After making revision number six thousand, eight hundred fifty two on my book, I came to the conclusion that if I continue polishing the words, they’ll rub right off the page. Leaving well enough alone, I was ready to tackle the dreaded query.
The Internet is packed with articles on the do’s and don’ts of query letter writing. There seems to be uniform agreement that queries should not exceed one page, should be single spaced, no less that one inch margins all around. The header should contain all your contact information, followed by the name and address of the agent and then the salutation. After that, the tips on writing a query letter diverge like a spaghetti model of an approaching hurricane.
- The opening line of your query can be the hook, the reason for contact or the name of the person who referred you to this agent.
- The description of your book can be one, two or three paragraphs, depending on which article you read and take instruction from.
- The letter should give the agent a reason why your book should be published - something about the market which would make your book a desirable commodity, or not, again depending on which set of tips you believe.
- It should contain a bio, your accomplishments to date and/or education in the craft of writing - or not, if you have no credentials to speak of.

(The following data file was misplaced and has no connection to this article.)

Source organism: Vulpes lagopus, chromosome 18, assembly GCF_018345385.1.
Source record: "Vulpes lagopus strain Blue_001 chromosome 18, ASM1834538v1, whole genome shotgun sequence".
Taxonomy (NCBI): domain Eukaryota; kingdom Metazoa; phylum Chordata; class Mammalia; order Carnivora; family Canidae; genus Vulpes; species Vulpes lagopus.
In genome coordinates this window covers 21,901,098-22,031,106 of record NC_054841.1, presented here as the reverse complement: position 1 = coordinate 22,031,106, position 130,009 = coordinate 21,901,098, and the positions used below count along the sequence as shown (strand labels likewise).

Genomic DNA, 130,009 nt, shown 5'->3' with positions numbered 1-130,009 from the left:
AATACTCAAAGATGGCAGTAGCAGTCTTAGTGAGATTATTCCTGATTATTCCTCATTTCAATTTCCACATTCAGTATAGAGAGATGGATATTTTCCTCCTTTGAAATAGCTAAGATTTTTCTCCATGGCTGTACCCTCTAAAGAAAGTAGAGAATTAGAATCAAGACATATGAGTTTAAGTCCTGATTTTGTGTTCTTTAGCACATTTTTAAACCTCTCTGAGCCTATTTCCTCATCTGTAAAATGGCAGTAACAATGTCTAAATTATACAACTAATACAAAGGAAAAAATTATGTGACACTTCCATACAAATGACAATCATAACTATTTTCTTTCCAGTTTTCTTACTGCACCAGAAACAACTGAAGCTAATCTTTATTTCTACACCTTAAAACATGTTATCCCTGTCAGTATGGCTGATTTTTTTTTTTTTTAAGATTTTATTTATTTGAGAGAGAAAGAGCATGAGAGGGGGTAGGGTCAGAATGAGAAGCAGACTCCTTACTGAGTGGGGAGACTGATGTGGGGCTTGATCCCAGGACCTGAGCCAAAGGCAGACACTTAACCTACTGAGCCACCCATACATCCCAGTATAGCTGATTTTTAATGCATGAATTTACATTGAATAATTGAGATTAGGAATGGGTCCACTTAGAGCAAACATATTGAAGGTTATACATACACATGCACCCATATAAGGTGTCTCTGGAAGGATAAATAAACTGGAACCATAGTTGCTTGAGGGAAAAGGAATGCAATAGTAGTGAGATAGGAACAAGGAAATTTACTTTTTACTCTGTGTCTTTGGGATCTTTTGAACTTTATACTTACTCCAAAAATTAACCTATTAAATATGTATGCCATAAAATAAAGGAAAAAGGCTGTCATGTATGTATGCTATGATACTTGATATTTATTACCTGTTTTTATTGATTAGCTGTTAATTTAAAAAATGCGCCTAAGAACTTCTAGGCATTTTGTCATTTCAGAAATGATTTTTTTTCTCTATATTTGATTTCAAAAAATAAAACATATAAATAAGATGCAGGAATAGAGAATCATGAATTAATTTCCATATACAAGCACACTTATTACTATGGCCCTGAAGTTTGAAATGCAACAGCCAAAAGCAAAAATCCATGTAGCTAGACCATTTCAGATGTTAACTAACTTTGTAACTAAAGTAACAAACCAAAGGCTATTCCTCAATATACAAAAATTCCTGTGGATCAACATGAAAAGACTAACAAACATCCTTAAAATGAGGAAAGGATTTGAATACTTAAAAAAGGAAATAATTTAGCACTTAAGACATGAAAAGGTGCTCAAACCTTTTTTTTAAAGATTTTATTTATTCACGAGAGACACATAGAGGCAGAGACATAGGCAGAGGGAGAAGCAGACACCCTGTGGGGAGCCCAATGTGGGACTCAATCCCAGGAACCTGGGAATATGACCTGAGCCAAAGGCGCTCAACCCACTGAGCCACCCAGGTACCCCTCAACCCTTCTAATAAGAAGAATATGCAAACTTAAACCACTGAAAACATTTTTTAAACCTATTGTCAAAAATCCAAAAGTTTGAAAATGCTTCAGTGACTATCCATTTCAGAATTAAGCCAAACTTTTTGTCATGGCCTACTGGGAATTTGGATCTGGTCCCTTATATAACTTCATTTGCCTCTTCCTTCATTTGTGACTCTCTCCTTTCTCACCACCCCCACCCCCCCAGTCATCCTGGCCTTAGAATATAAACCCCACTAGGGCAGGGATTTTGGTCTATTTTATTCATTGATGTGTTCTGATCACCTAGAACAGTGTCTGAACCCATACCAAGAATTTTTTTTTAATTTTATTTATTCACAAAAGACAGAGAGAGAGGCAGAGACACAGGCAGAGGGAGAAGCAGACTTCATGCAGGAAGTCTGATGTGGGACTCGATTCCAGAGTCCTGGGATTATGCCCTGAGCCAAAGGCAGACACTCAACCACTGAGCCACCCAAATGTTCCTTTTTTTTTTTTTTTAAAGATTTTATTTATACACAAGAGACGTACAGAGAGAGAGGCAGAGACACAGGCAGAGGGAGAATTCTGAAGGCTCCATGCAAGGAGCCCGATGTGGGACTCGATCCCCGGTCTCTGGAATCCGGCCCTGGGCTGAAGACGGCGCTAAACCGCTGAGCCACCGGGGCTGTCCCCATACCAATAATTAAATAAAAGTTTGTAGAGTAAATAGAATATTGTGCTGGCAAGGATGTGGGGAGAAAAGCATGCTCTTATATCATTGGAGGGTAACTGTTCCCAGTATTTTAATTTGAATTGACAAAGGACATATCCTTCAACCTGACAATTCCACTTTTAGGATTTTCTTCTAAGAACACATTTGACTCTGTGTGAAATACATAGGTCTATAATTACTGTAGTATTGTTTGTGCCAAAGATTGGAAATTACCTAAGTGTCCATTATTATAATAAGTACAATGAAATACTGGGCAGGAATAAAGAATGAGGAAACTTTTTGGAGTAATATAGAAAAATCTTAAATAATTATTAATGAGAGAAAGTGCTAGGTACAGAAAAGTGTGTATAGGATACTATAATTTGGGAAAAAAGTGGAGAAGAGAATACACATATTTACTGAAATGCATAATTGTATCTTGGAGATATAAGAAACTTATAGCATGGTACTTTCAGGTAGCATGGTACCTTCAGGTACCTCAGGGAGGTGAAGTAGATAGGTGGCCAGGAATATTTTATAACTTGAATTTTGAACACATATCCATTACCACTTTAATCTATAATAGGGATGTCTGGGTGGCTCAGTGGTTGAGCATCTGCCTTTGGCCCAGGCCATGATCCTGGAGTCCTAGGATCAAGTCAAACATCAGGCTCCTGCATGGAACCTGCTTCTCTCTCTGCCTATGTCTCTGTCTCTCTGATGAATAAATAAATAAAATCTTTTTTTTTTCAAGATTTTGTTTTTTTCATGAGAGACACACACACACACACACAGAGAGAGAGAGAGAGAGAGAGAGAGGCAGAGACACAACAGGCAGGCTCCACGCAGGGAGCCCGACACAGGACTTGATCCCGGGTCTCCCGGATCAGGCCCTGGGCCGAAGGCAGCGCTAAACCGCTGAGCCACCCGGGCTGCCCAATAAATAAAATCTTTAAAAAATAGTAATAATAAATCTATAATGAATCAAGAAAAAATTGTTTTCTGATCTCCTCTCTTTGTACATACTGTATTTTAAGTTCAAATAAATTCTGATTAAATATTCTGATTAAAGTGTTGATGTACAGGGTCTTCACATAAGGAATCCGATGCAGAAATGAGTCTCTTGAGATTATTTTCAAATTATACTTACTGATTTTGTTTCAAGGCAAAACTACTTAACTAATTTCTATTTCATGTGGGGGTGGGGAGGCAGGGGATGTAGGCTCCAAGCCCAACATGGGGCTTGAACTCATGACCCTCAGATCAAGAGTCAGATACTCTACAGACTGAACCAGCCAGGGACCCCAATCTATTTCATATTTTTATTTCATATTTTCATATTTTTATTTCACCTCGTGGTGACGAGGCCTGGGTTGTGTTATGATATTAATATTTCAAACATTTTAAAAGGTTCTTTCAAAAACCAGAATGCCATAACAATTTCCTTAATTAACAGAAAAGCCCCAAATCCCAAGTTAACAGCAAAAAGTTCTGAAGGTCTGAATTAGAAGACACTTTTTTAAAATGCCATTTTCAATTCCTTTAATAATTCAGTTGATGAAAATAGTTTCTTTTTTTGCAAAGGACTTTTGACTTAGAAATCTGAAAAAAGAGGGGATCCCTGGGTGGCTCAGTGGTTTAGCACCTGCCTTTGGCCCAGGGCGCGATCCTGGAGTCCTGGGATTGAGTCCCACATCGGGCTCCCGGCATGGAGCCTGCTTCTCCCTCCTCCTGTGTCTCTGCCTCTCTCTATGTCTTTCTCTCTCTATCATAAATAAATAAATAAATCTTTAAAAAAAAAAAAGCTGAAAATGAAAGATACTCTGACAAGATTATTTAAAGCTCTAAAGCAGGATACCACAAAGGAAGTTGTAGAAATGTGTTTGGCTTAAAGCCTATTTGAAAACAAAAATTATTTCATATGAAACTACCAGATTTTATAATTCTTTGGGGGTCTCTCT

All this in a font no smaller than 12 point, still confined to one page, a quarter of which has already been taken up by yours and the agents contact information, the title of your book, word count, date and genre at the top of an 8.5” x 11” piece of paper, reduced in length by two inches due to the margin! Okey-dokey!
Having finally accomplished this feat of compressive magic, I was ready to go. I took out my forward thinking “2013 Guide to Literary Agents” and began to contact those agents who accept e-mail submissions, careful to visit each of their websites to get their exact requirements. After sending out about twenty e-mails, I happened to come across this link to a free download:
I recommend downloading this text because it is helpful but…..this particular agent informs that the description of your book should be confined to no more that two or three sentences! Shit! I just burned twenty good addresses! My amateur status will be immediately evident because my description took up two paragraphs! They were short but still…...Not only that, I didn’t spell out the name of my book in CAPS, another terrible transgression on my part.
This leads me to believe that unless I now spend the next several months reading every book, article, instruction and tip, watch every video on YouTube and anywhere else, in short, everything anyone has ever said on the subject, I may continue to send out faulty queries which will go straight into the circular file without even being read, and that’s assuming I send them to the right agent in the first place, a whole separate issue, requiring months of research and investigation.
So, if I want to continue writing my next book and learn how to self-publish one of my completed manuscripts, I should plan to do that, oh, say, a year or two from now. But wait! Among the myriad of helpful hints I have already been given, there are repeated calls for creating volumes of material so that I have something to send out to (hopefully) get myself published in magazines, have stories I can use as entries into writing contests, self-publish, feed my blog, make videos for YouTube, and continue to build my monkey chain via writer’s forums, blah, blah, blah.
Anyone have any tips on cloning?